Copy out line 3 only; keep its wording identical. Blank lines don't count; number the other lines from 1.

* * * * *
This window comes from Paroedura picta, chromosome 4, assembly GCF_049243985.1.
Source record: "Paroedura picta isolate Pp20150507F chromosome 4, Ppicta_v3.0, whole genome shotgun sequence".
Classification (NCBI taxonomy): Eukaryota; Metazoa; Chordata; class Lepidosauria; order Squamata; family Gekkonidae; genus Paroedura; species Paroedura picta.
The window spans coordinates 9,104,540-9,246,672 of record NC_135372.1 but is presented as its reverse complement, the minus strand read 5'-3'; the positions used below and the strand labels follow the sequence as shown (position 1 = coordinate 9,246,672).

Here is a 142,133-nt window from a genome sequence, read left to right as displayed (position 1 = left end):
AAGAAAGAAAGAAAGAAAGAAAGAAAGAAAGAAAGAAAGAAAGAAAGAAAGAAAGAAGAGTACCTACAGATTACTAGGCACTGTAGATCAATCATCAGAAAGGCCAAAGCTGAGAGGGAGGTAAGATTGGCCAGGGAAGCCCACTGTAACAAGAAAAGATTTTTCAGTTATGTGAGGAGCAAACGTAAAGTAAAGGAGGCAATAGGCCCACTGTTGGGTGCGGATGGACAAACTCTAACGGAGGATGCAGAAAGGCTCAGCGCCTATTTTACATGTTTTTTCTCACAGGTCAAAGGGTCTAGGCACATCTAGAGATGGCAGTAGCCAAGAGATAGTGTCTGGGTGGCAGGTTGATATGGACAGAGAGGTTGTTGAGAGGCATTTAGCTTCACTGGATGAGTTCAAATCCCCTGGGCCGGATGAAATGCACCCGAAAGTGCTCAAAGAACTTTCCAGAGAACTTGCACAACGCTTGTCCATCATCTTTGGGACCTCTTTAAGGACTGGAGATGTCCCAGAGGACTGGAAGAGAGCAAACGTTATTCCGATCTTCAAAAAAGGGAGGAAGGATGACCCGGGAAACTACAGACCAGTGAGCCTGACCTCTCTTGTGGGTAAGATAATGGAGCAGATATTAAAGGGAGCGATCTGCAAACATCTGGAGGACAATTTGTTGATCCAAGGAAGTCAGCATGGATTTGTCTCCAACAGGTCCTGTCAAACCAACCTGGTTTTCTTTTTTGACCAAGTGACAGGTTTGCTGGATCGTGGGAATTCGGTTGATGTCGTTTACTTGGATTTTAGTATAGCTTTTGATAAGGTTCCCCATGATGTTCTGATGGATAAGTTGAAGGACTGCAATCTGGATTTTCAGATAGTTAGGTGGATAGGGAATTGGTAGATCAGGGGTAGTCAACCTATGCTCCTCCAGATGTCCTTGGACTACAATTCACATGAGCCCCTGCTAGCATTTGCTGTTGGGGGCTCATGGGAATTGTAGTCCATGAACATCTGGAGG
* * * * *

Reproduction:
Classification (NCBI taxonomy): Eukaryota; Metazoa; Chordata; class Lepidosauria; order Squamata; family Gekkonidae; genus Paroedura; species Paroedura picta.